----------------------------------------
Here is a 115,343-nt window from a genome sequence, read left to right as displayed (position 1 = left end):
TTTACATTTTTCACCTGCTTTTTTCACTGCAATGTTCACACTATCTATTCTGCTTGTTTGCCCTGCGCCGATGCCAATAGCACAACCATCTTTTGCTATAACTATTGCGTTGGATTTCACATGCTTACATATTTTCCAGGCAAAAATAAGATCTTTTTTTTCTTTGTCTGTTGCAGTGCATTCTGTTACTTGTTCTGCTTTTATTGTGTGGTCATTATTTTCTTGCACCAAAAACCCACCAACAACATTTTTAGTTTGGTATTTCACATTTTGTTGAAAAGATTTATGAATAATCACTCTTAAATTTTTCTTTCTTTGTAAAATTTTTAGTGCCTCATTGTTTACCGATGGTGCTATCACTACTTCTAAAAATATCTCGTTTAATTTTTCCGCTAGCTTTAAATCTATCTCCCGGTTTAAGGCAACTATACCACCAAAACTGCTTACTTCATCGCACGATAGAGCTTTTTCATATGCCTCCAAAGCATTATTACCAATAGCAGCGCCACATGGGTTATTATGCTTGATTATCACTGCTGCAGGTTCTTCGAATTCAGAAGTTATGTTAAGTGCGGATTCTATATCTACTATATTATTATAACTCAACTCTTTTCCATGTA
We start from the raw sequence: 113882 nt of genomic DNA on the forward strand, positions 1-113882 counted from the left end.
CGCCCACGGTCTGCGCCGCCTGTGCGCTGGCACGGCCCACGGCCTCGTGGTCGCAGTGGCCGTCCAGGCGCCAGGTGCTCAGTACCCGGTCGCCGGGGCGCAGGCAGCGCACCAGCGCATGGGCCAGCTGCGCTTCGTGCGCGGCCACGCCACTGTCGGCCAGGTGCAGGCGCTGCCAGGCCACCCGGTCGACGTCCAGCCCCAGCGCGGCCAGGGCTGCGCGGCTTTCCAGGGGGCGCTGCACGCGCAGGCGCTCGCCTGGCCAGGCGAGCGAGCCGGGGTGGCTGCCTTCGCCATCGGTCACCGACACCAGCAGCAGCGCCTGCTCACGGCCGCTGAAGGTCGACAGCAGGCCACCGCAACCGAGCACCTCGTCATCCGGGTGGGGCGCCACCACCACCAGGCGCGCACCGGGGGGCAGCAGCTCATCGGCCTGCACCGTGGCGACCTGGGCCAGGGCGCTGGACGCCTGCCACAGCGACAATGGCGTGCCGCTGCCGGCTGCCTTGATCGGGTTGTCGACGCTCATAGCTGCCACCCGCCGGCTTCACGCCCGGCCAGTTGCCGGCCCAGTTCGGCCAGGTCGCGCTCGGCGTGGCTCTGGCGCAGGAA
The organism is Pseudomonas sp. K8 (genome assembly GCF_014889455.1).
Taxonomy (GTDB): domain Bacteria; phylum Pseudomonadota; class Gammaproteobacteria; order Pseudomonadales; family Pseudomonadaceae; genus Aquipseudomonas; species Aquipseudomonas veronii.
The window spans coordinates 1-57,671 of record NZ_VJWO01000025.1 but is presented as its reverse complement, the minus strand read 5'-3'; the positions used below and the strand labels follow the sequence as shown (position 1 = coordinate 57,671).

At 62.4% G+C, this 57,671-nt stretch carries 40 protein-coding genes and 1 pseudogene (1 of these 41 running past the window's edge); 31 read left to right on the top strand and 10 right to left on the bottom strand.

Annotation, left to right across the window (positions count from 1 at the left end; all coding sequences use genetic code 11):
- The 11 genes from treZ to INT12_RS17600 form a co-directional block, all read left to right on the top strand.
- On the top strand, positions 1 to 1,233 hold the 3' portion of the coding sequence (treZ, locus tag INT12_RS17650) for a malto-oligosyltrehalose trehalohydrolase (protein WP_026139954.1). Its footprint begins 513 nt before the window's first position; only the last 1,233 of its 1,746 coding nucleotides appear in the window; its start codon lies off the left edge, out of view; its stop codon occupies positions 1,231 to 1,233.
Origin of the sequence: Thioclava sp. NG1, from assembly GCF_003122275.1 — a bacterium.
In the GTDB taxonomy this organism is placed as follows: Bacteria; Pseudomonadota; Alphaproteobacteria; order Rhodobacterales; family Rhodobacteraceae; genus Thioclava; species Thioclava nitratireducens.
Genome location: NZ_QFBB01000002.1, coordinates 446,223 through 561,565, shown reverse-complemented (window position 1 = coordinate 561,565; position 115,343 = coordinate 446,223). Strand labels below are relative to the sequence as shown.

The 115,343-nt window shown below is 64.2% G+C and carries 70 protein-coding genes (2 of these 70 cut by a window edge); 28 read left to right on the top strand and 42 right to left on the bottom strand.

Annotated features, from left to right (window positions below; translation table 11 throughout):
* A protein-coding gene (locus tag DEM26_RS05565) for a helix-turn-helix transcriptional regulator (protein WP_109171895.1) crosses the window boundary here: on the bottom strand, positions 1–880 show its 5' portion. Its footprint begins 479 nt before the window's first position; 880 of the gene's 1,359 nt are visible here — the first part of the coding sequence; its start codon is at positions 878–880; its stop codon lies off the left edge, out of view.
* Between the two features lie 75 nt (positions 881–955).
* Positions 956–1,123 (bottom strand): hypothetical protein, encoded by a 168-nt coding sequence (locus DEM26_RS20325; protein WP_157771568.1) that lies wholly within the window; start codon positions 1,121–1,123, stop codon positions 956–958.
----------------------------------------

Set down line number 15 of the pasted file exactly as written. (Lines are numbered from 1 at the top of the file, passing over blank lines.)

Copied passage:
The 115,343-nt window shown below is 64.2% G+C and carries 70 protein-coding genes (2 of these 70 cut by a window edge); 28 read left to right on the top strand and 42 right to left on the bottom strand.